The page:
Luckily, the tornadic circulation passed over the airport without touching down (neighboring towns weren’t as fortunate), but golfball-sized hail damaged more than 100 planes, denting their aluminum skin, scaring passengers, and causing significant delays and cancellations.

According to news reports, pilots seemed unaware of the dangerous nature of the approaching storm. “In a matter of minutes, it went from being a thunderstorm to probably the worst weather event I’ve ever lived through,” American Airlines captain David Rintel told weather.com. He said he thought a “typical spring storm” was approaching when his aircraft pushed back from the gate, but knew the situation was very different when the storm hit. “It sounded like a whole little league team was going to work on the plane with bats.”

Fortunately, passengers inside the DFW terminals were warned in time to get to safety in designated tornado shelters and other interior portions of the buildings.

The DFW tornado was eerily reminiscent of the St. Louis event on April 22, 2011.

Despite a tornado warning being issued 34 minutes in advance, St. Louis airport authorities never notified passengers within the terminals of the approaching threat, a failure that the National Oceanic and Atmospheric Administration (NOAA) called attention to in a post-storm assessment. “Preparedness activities and action-plan procedures for the Lambert-St. Louis International Airport were minimal and ineffective for this event,” the report said. The airport authority has since taken steps to establish a plan and designate storm shelters throughout the terminals.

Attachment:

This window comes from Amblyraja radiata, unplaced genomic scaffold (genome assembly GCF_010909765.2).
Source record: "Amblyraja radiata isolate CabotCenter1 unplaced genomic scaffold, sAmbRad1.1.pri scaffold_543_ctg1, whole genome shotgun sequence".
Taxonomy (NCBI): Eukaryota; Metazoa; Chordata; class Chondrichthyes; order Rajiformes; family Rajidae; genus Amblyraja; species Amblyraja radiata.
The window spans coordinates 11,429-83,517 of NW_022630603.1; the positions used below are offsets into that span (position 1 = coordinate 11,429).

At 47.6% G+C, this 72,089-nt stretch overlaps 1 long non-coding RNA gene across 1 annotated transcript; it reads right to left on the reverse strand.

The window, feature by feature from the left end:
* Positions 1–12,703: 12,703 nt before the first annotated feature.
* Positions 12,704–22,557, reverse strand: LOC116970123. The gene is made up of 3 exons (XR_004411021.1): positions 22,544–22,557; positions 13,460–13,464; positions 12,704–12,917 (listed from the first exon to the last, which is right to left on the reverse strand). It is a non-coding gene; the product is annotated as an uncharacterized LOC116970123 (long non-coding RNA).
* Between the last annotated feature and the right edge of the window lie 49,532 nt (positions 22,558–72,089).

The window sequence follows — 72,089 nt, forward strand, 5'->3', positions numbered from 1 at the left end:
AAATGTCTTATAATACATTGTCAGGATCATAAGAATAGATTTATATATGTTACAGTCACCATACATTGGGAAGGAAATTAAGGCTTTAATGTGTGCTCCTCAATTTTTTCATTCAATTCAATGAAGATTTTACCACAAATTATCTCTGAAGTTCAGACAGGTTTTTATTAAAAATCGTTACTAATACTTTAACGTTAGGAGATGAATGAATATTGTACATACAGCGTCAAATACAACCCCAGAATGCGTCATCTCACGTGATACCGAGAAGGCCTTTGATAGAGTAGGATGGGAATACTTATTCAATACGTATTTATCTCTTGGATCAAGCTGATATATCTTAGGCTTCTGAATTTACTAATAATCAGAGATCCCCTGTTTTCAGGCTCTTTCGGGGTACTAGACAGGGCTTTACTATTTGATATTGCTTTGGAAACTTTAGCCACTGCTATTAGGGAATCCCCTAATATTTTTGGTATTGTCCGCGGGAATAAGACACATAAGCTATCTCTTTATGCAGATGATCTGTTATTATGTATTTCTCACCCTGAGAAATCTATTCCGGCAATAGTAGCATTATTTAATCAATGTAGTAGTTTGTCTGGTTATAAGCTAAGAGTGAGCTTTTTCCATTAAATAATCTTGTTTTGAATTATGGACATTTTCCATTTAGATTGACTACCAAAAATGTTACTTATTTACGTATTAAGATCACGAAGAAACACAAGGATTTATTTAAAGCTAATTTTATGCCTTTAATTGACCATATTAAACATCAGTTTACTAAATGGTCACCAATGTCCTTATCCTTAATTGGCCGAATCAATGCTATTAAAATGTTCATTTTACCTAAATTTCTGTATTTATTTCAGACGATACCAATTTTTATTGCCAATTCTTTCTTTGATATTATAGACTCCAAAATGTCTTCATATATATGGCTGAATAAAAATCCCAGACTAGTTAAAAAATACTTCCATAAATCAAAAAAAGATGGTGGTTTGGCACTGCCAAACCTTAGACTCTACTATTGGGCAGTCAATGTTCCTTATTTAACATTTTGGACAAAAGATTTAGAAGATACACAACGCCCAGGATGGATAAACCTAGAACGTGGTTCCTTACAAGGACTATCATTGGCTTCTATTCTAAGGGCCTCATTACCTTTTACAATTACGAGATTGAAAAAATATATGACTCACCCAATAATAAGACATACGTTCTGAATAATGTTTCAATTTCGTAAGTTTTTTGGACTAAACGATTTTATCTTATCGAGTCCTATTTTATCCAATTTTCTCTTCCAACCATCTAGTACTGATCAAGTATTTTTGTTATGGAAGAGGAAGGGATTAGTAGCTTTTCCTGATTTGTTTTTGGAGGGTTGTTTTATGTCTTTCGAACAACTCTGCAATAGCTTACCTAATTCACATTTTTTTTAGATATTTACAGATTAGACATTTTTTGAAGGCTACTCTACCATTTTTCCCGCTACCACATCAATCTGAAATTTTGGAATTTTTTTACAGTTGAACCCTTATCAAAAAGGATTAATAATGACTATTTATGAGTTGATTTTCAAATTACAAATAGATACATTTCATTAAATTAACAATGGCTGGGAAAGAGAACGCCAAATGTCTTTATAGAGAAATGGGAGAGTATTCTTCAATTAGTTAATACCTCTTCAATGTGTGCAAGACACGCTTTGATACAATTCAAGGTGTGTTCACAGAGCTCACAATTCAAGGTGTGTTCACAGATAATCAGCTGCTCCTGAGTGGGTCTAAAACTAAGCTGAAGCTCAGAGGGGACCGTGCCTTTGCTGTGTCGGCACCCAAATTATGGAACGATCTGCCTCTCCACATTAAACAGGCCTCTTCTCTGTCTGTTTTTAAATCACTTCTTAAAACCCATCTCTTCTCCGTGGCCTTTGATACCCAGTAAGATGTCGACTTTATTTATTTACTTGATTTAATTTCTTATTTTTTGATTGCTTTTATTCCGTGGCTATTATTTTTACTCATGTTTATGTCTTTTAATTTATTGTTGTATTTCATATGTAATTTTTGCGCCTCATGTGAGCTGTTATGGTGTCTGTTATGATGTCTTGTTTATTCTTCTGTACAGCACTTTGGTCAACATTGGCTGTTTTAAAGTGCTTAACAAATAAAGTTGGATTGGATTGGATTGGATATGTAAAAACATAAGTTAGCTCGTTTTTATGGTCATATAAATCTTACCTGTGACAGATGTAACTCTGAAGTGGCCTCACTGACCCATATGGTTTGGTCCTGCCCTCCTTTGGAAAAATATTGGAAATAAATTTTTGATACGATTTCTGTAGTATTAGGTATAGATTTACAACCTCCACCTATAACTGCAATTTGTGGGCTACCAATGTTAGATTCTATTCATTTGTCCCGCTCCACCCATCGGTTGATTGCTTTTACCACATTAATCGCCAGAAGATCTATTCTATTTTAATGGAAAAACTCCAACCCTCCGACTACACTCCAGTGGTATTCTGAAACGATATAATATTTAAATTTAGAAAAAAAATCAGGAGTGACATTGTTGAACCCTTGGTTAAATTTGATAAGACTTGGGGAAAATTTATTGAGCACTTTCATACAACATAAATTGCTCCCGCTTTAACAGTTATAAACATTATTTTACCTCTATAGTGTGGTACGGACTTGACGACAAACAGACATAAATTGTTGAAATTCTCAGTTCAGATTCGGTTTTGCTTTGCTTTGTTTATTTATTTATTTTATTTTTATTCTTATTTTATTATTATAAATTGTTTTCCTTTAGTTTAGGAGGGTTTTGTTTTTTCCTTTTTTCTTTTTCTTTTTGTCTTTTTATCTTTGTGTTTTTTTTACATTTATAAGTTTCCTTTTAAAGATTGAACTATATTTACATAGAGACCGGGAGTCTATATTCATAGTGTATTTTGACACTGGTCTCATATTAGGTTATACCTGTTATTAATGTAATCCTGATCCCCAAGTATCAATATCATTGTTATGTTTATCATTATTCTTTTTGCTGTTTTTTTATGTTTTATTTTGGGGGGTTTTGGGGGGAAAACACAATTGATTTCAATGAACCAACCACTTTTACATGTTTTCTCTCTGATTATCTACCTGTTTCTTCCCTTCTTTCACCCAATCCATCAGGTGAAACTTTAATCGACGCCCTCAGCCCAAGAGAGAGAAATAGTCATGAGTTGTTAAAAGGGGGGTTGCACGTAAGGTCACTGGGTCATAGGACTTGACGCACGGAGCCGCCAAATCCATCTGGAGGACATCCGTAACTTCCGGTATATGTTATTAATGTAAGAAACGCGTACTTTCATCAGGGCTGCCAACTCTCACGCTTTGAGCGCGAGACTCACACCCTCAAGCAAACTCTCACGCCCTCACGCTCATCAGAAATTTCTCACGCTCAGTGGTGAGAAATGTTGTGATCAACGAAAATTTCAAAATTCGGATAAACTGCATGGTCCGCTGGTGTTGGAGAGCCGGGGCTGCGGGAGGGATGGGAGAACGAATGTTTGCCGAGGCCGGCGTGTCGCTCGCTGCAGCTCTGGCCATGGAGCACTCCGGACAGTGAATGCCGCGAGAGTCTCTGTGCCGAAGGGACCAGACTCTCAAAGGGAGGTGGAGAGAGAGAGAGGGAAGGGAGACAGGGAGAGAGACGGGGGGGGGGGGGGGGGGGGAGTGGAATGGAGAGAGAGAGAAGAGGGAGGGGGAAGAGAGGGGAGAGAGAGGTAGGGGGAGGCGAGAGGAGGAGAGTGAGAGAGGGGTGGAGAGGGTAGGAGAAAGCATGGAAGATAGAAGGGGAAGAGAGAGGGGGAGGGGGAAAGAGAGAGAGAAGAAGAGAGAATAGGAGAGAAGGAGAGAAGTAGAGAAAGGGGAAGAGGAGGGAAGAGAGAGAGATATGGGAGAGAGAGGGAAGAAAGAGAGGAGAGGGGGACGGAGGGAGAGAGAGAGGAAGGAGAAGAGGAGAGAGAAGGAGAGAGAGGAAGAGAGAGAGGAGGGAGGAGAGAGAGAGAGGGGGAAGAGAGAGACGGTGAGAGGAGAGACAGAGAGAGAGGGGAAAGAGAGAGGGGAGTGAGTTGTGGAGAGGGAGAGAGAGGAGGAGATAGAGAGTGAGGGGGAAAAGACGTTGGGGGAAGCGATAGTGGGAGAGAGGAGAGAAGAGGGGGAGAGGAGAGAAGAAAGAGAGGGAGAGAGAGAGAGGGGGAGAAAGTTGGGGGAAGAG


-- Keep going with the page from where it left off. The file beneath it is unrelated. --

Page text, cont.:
Path of two tornadoes (numbered) that touched down near DFW Airport (center) on April 3, 2012. Credit: NWS Dallas. Click on image for a larger version.

According to the NOAA assessment, even the controllers in the tower did not receive the tornado warning until two minutes before it struck, when their manager called to relay the warning after seeing it on television.

Pilots were not told of the approaching tornado either, as reported in a series for the Washington Post Capital Weather Gang blog last year, causing them to keep passengers on their aircraft, waiting for what they thought would be a garden-variety thunderstorm to pass.